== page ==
We’re barely a minute into the first episode of Shepherdess when we see Emma-Kate Rabbidge in a shearing shed, bent over to gather wool as it falls – with her baby in a pack on her back. The image sums up her life. As well as helping her husband operate their 250ha sheep farm, she also runs a shearing contracting business that handles 200,000 sheep in the Tokanui district in the Catlins and she’s mother to four “wonderful, crazy children”.
“Running a sheep business as a young mum, I actually feel like it’s kind of empowering,” she says. It looks exhausting, and she admits to “the odd row” with the husband she followed to the farm. “Every farmer knows the sheepyards bring out the best and the worst.”
Welshwoman Sheila Smith also followed her heart to Tokanui. She was comfortably in the corporate world in Britain when she met her husband, Rata, and “never thought I would get to New Zealand – I mean, that was not in my wildest dreams”.
She came “kicking and screaming” and, she says, cried every night for the first three weeks. Yet here she is, having taken the plunge, not only into keeping the farmhouse running, but embracing te ao Māori through her husband’s whānau and opening a design store in the tiny town.
The sense of willingness to step off the edge is an underlying theme of the series, each episode of which features three “women on the land” in a rural New Zealand community. The Tokanui episode concludes with Rabbidge playing bass in the local rock band, having bluffed her way in despite not having a clue how to play, or even how many strings a bass guitar has. She’s one convincing rock chick.
The third woman in the episode, grandmother Serena Lyders (Ngāti Porou), is six generations deep in shearing and declares that “everything I do in my life now, and my life purpose, is around supporting the people in the industry.”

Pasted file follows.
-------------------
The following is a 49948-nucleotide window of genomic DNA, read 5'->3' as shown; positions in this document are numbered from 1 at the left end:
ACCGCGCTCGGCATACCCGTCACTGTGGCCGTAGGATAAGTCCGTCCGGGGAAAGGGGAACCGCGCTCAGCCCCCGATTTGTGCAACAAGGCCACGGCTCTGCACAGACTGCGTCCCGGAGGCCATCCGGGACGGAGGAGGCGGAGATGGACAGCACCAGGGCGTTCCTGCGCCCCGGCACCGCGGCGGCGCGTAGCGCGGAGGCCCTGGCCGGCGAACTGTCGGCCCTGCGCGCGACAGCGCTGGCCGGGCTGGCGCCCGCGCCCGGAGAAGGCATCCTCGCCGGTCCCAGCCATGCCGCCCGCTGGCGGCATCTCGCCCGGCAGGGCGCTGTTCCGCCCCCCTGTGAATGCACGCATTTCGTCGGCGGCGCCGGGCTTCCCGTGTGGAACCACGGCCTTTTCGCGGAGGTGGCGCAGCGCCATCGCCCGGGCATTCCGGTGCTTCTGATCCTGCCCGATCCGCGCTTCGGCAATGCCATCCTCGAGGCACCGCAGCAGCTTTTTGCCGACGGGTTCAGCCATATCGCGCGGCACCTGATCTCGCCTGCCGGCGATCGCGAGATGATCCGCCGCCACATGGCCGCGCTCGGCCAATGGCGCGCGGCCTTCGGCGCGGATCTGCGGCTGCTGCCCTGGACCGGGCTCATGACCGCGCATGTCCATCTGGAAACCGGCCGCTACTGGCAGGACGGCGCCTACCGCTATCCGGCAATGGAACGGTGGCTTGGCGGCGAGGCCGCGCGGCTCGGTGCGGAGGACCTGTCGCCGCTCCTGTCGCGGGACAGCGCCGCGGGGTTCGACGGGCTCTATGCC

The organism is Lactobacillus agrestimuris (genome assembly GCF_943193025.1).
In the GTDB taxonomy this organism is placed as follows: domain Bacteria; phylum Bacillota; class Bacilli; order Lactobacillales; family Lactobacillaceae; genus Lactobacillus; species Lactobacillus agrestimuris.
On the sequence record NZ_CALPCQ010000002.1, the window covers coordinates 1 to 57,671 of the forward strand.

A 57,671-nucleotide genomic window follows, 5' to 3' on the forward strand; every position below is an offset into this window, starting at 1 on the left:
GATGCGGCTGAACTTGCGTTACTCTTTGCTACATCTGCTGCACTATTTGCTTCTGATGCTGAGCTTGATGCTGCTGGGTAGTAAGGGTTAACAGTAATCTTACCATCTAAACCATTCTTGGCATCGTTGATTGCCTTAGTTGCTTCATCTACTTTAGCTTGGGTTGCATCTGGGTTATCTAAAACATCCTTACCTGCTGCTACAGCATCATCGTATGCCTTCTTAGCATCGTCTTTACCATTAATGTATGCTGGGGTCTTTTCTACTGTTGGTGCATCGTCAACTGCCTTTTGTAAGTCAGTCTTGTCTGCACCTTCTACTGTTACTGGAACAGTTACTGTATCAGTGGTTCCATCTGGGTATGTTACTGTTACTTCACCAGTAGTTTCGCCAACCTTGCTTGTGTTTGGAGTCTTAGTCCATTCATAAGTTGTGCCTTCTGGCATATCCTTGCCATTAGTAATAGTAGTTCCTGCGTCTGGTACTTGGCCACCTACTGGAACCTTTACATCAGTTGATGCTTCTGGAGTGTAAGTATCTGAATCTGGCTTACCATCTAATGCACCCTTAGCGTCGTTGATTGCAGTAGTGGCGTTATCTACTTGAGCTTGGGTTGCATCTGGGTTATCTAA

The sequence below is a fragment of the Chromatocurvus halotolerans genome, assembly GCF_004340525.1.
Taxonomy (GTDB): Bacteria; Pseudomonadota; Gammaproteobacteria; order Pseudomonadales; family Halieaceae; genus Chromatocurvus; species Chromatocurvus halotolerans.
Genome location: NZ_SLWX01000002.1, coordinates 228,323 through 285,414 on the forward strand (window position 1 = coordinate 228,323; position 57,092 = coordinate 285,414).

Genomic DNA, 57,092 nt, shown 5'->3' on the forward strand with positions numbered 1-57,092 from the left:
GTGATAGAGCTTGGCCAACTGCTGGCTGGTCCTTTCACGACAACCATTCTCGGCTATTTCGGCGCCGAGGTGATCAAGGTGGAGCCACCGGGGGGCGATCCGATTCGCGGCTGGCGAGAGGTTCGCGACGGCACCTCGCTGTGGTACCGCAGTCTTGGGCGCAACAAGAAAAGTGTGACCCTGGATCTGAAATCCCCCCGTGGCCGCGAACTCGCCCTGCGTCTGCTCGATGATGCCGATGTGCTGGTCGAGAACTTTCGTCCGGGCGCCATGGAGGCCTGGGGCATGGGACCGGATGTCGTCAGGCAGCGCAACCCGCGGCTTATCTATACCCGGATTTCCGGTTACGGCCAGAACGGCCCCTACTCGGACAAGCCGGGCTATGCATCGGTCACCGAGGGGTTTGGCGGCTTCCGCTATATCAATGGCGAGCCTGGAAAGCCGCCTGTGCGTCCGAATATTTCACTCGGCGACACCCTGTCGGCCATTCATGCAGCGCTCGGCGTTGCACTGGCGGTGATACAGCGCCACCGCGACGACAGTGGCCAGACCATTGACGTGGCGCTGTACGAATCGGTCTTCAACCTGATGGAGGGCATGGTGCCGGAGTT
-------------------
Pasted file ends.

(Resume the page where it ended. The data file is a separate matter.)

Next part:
More than 80% of workers in shearing are Māori, she explains, “and with that comes a whole lot of intergenerational trauma”. She worked as a social worker within the industry, then trained as a traditional healer to try to address deeper, more spiritual needs.
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The episodes that follow largely leave the shearing shed behind – the series’ title speaks to its origins in the rural women’s magazine Shepherdess (itself a remarkable step-off-the-edge story on the part of its founding editor Kristy McGregor) rather than a sole focus on sheep farming. It settles into a groove that’s like a slightly grittier Country Calendar.
But the attention is always on women’s lives and the meaning they find in them. From the 82-year-old postmistress in Central Otago, to the young woman with the kaimoana business on the Wairarapa coast, it’s meaning they’ve had to reach out and claim. As some of them admit, it’s not always easy.
At a time when much of farming’s presence in the public consciousness is dominated by twitchy politics and protests by the likes of Groundswell, Shepherdess feels grounded and grounding. It makes the communities it visits seem valuable in a way that any number of tractors trundling through the cities could not.
Shepherdess, Sky Open, from Sunday, October 22, 7.30pm